Let’s not overlook the positive impact he’s made on the Jekyll-and-Hyde Sixer offense. He’s doing everything in his power to get his feet wet and figure things out in his second stint there. The itch to crack further into Philadelphia’s rotation and earn increased minutes is never going to go away.
“As a competitor, as an NBA player — this is my sixth year — I think that’s always gonna be there to want more and more,” Robinson told Basketball Insiders. “So I’m definitely interested to see what happens down the stretch here.”
The Sixers might be forced to try something different. They’ve lost Ben Simmons for a significant period of time. Joel Embiid just suffered a shoulder injury following yet another loss on the road against the basement-dwelling Cleveland Cavaliers.
Winning five out of your last seven games is usually a good sign, but all of those victories came at home. The splits between those contests in Philadelphia and the ones away from there have been a season-long, head-scratching issue.
Still, Robinson is confident in the group of guys the Sixers have in the locker room to right the ship.
“A lot of talent. I think we can go as far as we stick together and want to go,” Robinson told Basketball Insiders. “We’ve just got a lot of great players and they know how to play the game. That’s the biggest thing, so as long as we can stick together, come together… it’s about defense for this group. We’ve got all the talent in the world to score. I think that we’ve got high chances.”
No matter how far Philadelphia goes — or how short it falls — Robinson is betting on himself. He took a veteran’s minimum deal with the Warriors last summer and, considering what he gave them, that was a ridiculous bargain for Golden State.
“That’s the good thing,” Robinson told Basketball Insiders. “You know, I think, hopefully, I did [enough to justify a payday in the summer]. I believe in my mind I did. For me and my career and just my confidence — to have that year with Golden State, I always knew that I could do that in the league, so, hopefully, that stands up no matter what happens the rest of the season or whatever happens here.”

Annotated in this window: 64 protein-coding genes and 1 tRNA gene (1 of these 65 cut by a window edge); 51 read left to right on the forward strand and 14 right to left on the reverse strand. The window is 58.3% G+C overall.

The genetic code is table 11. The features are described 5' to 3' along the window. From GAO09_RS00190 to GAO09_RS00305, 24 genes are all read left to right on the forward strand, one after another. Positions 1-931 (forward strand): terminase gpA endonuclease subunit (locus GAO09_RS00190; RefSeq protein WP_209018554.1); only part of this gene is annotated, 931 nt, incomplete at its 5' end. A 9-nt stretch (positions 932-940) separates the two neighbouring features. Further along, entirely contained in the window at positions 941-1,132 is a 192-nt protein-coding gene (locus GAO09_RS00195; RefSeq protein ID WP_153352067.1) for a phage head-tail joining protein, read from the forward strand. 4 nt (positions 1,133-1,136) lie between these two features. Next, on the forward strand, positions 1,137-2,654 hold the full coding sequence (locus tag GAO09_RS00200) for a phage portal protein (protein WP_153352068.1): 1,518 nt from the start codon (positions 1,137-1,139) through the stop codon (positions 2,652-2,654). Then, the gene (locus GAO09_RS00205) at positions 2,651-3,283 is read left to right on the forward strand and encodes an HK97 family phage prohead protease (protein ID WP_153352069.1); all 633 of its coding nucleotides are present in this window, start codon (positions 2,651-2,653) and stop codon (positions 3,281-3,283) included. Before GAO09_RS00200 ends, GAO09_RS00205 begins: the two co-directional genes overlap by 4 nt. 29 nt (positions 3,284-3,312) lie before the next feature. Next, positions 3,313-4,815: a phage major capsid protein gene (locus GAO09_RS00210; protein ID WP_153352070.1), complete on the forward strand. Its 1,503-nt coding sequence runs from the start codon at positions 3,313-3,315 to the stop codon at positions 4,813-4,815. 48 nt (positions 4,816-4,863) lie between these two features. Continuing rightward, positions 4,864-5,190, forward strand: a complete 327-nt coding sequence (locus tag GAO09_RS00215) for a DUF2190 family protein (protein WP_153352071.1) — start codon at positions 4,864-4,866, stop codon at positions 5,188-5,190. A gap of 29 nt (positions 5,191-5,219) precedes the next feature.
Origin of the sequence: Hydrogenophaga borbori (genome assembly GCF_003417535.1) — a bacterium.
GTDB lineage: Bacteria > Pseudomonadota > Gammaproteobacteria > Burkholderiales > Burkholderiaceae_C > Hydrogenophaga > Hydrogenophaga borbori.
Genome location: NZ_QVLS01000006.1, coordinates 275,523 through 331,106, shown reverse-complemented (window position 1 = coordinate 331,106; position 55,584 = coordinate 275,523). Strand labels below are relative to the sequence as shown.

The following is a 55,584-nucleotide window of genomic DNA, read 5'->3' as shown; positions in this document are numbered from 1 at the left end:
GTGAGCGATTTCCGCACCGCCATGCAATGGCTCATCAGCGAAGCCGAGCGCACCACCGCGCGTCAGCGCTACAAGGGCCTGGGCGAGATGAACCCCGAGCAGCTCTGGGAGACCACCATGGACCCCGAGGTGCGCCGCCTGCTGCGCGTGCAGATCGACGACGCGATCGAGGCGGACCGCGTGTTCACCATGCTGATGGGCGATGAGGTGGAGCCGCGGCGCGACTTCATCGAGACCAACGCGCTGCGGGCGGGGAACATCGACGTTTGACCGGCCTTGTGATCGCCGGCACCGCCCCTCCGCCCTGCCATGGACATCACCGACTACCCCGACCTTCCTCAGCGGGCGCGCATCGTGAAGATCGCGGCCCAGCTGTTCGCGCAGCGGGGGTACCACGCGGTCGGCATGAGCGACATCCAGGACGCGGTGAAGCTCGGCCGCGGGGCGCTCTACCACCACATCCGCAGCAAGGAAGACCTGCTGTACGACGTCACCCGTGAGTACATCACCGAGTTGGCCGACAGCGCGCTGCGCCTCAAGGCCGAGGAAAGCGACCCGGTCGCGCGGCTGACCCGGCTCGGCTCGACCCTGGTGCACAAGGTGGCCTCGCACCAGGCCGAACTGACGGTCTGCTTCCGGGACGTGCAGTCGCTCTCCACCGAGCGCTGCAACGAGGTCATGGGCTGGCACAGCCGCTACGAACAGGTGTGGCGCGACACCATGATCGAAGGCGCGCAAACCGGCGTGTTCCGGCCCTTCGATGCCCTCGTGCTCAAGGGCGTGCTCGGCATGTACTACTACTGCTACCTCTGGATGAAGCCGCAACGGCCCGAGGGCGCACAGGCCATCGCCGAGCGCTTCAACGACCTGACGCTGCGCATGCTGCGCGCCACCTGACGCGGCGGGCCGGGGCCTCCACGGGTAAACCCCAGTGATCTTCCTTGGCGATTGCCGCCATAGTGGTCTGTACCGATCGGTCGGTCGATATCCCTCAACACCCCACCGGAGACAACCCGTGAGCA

Robinson’s player option for 2020 would be a bargain if he opted in and stayed with the Sixers — but that’s one big, unlikely if.
And rightfully so.
NBA Daily: The Evolution of Championship Teams
Win or lose, reaching the NBA Finals is a monumental achievement for any team. Getting to the top of the mountain is great, but staying there is the real challenge. Chad Smith looks into why the championship window has gotten even tighter for these organizations.
The 2019-20 season is rounding into form as the final two months of the regular season begin to pan out. While the natural reaction is to pay attention to the contending teams at the top of the standings, it is important to recognize the teams at the very bottom of each conference. Those teams are the Cleveland Cavaliers (16-41) in the East and the Golden State Warriors (12-46) in the West.
It is no secret what has been going on with the Warriors this year. Injuries have decimated this group, as all three of their superstars from their championship runs have gone down or went elsewhere. Kevin Durant and Klay Thompson both had devastating injuries in back-to-back games in the NBA Finals. Durant ultimately left the Bay Area and traveled east to Brooklyn.
The Splash Brothers remain, but Stephen Curry hasn’t played since October and the team has stated that Thompson will not play at all this season as he continues his rehab. Curry is aiming to return to the floor after this weekend, but there isn’t anything to play for this late into the season.
Similar to the Warriors losing Durant, the Cavs were dealt a major blow when LeBron James left for the second time. His move to the Los Angeles Lakers was justified after he delivered on a championship for his home city. That trophy came with a cost though, as Cleveland has been in purgatory ever since his departure.
Scraping the bottom of the barrel is one thing, but the Cavs have truly hit rock bottom. It may have been doomed from the start, as they made a surprising move in hiring John Beilein. The 67-year old coach was given a five-year contract, though he had never coached a single game in the NBA. Naturally, the fit was less than ideal and after some serious bumps in the road, the two parted ways after just 54 games.
In the four years that LeBron spent during his second stint in Cleveland, they went to The Finals every single year. In their first season without him last year, they finished 19-63, which was the second-worst record in the league just ahead of the circus in New York.